CFO GUEST:: Alison Staloch of Fundrise
Staloch: At the SEC, I remember, you know, we were we were starting to build out our data aggregation tools as an organization primarily as a way to streamline risk identification for our examinations or analytics teams, or, you know, for use in reporting metrics and our economic analyses in different rulemakings. Or for kind of broad, high level real time understanding of changes going on in the industry. And that was obviously, incredibly useful. Got a lot of value out of that, but, but we were starting to see much more accessible data on on a lot of things. And this included the portfolio of registrants and their data that my office was assigned to review.Read More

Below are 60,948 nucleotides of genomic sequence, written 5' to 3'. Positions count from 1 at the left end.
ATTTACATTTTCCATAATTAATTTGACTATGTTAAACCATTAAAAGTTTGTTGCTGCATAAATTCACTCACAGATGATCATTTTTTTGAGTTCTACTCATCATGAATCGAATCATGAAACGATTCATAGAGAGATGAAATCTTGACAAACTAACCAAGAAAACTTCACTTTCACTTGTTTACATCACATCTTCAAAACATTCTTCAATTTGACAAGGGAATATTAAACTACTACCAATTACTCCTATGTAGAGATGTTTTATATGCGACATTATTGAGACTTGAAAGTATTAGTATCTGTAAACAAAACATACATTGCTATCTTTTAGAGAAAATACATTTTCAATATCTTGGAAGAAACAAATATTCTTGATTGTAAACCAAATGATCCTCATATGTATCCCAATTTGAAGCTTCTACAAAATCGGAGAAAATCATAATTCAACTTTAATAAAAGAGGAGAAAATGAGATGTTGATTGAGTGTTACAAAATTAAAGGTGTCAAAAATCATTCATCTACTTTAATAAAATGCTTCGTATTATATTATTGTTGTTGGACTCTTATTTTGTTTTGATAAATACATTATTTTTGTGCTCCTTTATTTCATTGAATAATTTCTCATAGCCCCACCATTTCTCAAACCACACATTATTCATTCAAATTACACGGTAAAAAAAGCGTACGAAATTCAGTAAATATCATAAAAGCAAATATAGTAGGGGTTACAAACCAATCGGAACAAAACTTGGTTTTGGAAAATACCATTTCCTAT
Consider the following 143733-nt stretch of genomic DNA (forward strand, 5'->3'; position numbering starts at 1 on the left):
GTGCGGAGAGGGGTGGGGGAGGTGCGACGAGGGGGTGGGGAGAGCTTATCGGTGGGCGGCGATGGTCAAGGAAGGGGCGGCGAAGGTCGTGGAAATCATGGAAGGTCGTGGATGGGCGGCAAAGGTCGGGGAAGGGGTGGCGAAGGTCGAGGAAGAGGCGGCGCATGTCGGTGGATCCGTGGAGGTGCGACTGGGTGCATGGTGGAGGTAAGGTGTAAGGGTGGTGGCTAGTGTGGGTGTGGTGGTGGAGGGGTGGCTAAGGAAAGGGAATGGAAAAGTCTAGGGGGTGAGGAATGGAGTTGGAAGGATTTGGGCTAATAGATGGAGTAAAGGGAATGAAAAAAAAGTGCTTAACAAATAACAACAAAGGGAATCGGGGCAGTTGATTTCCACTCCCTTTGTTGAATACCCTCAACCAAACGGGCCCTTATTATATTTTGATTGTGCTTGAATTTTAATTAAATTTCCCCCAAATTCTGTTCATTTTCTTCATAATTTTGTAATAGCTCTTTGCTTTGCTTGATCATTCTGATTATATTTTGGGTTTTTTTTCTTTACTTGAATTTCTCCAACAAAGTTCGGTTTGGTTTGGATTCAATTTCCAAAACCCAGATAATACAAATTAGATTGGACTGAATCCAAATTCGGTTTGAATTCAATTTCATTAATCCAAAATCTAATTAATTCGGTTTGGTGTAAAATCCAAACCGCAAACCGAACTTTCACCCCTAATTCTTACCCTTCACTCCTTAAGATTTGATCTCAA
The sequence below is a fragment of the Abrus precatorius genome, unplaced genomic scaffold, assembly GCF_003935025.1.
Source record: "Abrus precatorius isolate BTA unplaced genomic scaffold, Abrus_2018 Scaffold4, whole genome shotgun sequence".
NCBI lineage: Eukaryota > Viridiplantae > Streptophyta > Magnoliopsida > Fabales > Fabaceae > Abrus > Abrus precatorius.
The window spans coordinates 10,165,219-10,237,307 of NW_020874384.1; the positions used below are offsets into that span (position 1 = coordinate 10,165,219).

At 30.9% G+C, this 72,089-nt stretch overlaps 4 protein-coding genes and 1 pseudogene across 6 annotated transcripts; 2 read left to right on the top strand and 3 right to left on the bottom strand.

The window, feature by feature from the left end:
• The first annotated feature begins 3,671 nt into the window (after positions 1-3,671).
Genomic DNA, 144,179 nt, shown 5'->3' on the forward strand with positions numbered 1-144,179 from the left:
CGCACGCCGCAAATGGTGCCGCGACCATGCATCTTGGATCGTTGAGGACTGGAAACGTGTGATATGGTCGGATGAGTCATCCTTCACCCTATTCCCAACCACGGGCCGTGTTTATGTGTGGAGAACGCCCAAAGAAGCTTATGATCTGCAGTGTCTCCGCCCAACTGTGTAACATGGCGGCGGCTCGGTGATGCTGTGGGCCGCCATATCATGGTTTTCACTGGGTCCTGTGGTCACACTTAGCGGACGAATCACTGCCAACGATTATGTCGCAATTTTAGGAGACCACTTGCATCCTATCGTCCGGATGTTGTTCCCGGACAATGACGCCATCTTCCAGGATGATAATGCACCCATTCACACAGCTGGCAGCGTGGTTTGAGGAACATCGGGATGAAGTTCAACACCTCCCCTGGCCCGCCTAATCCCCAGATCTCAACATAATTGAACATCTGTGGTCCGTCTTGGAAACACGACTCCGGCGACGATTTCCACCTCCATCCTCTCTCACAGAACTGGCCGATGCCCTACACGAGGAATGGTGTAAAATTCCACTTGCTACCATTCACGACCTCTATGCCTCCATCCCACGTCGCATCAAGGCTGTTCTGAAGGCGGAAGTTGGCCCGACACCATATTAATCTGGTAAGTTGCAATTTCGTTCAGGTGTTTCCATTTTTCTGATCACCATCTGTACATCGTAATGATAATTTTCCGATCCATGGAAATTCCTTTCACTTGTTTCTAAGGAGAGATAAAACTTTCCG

So a portion of my team, our disclosure, were disclosure, review accountants, and under the Sarbanes Oxley act, regulators are required to review the financial statements of every issue, or every three years. So my team for my team, that usually meant a rotating list of about 5000 financial statements that they had to review every year. And that is mandated review. But we always wanted to be able to utilize all of that review time and expertise on the team to be more risk based in our work. And so as my team started to play with the data, and I had a branch chief on the team, Jacob, who is particularly interested in data and was, you know, kind of getting his master’s in data analytics on the side. So, you know, really, really engaged there. And he started to show me what what he was able to see. And we realized, wow, we could we could use this data to predict where there might be a higher risk and a review, you know, things as simple as you know, a new service provider kind of popping onto the scene. We’ve never seen this service provider used in this context. And does that mean that there will be new compliance risks or, you know, financial reporting, or fund accounting risks that we should be looking at. And so we could use it to kind of, you know, when warranted, initiate a more targeted review of a subset of issuers, where we think there’s reason for concern, but we could also use it in kind of like pre identifying the risks that might exist for review, that was that was about to happen. And I think this results in a pretty significant change in the way we thought about completing that mandate, and ultimately allowed us to use our time more efficiently and effectively. And I think the the lesson that that that kind of taught me is that, you know, the obvious use of a tool or some data set may not be the only one. And so making sure you’re you’re kind of thinking about the data that you’re that you’re receiving and not just in the context of what you intended to use it for, but what it might also be used for.
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